Let’s lean in, instead. Let’s lean in to honest conversation and the sharing of vulnerabilities. Let’s tell the houseplants we will always love them, but yes, they might be happier in sunnier climes. and if they aren’t then maybe they need to turn within and get a bit of nourishing plant food down their necks. Let’s lean in to not sweating the small stuff and not forcing ourselves to pursue the big stuff if we haven’t got the energy right now and let’s stick our fingers in our ears and say phooey to those with opinions about us, and lean in, instead to our own assessments of what we need right now. Lean in to our own truth and dare to dream that simply standing still in this moment, whether it feels giddy or frightening, really is the way to come to terms with how we feel in any given moment.

Today. A gentle puttery pottery meander around the house after a week of having my Dad here. A week where the house served as it should, a place for more than me. A place where lives where lived and food cooked and conversations had. A place I must resist returning to the sterility of a neat museum. A quick outing to the farm to pick up feta in garlicky oil and hummus made right there in store for a picky tea of sorts I will eat slowly with a glass of good Malbec, in the company of a friend who makes me laugh and doesn’t care what size dress I wear as long as I am smiling. For above all else right now, laughing feels important to me. It is something I have long prioritised, along with good debate and I never, ever want to rise above it, so I’m leaning in with all I’ve got.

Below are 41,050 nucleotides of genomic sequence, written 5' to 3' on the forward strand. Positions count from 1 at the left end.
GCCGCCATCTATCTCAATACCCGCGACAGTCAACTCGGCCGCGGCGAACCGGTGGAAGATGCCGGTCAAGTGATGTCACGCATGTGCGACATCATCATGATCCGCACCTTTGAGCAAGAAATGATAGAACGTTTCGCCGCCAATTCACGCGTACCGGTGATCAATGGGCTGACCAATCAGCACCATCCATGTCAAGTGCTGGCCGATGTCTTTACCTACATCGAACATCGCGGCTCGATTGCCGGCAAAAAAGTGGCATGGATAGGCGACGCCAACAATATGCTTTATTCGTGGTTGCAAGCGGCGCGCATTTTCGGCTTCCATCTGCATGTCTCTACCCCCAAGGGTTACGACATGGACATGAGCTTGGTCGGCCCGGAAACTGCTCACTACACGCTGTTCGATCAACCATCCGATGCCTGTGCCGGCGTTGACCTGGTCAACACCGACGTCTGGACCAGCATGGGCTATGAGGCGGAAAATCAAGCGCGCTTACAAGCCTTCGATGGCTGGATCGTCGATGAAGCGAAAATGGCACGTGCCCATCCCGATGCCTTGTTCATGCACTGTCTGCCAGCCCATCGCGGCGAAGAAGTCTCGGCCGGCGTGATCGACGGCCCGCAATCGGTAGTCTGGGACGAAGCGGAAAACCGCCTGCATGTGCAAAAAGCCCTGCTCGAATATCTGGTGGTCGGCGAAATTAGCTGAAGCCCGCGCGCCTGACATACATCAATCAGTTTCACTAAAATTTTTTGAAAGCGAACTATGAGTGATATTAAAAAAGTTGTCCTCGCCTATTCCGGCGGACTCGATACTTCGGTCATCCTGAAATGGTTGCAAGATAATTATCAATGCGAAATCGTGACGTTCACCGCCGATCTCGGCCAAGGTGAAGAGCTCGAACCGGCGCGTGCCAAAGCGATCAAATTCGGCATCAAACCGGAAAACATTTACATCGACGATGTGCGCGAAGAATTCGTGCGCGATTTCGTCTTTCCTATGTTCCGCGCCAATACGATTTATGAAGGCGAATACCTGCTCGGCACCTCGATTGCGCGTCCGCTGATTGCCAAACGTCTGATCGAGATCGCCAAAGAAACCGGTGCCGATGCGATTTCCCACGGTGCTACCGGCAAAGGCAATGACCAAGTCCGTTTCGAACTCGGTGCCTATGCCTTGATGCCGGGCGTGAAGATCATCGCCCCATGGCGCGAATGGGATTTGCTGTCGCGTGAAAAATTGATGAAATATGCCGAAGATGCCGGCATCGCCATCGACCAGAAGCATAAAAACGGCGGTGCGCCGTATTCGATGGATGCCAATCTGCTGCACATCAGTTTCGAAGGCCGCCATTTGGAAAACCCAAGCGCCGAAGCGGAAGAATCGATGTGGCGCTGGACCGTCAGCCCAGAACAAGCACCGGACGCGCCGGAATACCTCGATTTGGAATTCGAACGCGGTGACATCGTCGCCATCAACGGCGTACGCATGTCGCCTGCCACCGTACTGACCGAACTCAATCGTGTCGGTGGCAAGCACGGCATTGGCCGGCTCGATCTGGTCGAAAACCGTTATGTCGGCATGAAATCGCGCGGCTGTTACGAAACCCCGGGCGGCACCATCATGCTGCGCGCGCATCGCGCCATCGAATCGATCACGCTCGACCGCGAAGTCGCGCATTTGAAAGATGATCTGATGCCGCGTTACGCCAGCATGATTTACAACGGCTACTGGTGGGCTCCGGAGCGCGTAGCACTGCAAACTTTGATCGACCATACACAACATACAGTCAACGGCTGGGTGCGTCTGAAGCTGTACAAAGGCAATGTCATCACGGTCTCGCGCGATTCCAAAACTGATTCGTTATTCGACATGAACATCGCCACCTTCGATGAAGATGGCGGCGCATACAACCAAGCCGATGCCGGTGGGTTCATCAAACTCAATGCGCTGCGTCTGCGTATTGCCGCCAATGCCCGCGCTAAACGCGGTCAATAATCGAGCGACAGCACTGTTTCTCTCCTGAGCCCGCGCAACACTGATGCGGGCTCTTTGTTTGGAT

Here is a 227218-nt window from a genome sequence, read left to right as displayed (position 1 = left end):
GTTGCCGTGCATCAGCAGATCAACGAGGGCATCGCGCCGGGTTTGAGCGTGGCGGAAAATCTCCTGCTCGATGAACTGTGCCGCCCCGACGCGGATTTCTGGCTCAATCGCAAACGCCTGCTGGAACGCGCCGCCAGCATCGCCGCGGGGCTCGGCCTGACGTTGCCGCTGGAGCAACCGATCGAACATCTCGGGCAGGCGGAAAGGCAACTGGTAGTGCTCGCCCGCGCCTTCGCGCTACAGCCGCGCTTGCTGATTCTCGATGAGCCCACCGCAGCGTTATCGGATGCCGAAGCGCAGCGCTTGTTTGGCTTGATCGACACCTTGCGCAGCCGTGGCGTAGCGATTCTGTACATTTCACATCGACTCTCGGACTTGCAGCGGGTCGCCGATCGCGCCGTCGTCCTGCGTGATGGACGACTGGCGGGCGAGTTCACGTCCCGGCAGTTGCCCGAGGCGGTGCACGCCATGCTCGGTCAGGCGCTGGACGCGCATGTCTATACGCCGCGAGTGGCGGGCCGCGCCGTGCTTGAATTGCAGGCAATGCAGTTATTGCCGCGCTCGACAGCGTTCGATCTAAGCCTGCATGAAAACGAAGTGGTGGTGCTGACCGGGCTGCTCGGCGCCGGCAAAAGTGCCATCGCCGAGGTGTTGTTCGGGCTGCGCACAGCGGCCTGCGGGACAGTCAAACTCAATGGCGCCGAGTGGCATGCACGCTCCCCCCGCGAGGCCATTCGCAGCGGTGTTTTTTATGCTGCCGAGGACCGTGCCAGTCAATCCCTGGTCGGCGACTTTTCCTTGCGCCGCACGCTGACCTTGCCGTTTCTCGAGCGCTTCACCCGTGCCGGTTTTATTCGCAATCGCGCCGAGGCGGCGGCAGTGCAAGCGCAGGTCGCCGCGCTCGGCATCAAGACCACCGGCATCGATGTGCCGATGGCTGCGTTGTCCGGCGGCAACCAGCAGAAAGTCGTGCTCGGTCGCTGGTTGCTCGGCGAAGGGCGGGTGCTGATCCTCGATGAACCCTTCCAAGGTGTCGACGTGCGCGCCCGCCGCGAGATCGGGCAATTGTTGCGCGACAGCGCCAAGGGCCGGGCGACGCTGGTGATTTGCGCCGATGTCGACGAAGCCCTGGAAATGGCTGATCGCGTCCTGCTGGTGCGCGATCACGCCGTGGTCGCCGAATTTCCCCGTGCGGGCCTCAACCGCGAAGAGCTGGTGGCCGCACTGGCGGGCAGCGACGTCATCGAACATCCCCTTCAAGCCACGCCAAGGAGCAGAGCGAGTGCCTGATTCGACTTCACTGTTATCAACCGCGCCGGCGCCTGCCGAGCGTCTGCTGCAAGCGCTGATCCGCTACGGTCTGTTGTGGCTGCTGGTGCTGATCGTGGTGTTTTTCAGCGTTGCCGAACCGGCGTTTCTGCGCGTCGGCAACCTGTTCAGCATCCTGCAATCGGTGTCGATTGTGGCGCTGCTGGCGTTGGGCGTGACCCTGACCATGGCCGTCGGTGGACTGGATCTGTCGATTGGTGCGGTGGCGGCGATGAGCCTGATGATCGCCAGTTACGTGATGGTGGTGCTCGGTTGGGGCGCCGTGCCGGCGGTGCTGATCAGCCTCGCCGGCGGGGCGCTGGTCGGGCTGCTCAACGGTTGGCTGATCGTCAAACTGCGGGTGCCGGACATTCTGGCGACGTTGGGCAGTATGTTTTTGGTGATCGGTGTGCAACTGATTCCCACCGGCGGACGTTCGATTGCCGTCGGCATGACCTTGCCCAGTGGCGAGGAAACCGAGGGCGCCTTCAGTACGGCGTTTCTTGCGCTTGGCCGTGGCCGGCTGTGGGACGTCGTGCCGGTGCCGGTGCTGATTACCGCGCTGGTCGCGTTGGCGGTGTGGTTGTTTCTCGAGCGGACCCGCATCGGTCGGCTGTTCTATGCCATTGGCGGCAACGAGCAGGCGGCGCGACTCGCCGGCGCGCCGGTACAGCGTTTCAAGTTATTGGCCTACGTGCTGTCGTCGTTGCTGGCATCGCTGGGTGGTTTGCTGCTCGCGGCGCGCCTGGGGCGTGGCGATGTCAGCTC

Go eat the malted milk, let the house be the hug you need, and laugh. Please let yourself laugh. Run wild. Be ridiculous and love with all you have got. Because nothing, oh but nothing, else matters, than being loved.


  1. Karla says:

    Should you, indeed, lug your bin around the village dancing to Saturday Night Fever, please do have someone video it so we can all share in the nose-thumbing at the purple anorak lady.

    Gosh, we do get ourselves all running amuck don’t we? Sigh. I have felt much the same way lately – so many threads being pulled that I feel I must be on the verge of ending up a tangled, unraveled mess.

    I’m going to take my fupa and get myself a cup of Earl Grey from the work kitchen and sit here and read about the next book in my conquering of James Patterson’s Womens’ Murder Club series while having nothing at all to do at work today.

    1. Kelly Gabriel says:

      Agree completely Karla…video please! 🤣

  2. Kelly Gabriel says:

    Digging my stash of malted milk biscuits out right now….if only I had a bin to dance with!! 😂

  3. Laura Maga says:

    You’re such a precious friend Alison! You’re sincere, wise , brilliant …and great fun! 🙂


    Yes!!!!!! Lot’s to rise above over here. And followed by several second cup of coffee days. I am so glad you blocked the knuckle head wanting to your dress size, SERIOUSLY….

  5. Linda says:

    Alison, you have such a way with words. I can take a lesson from you about recognizing and describing feelings. And among other things I need to laugh more.
    .I appreciate you.

  6. Susan Pawlicki says:

    Quite late here commenting, but as someone who has had pecan, chocolate, and pumpkin pie today, I need to write, sometimes you just have to do what you want to do and let other responsibilities wait–because I believe you do have a responsibility to yourself to do just what you want to do sometimes 🙂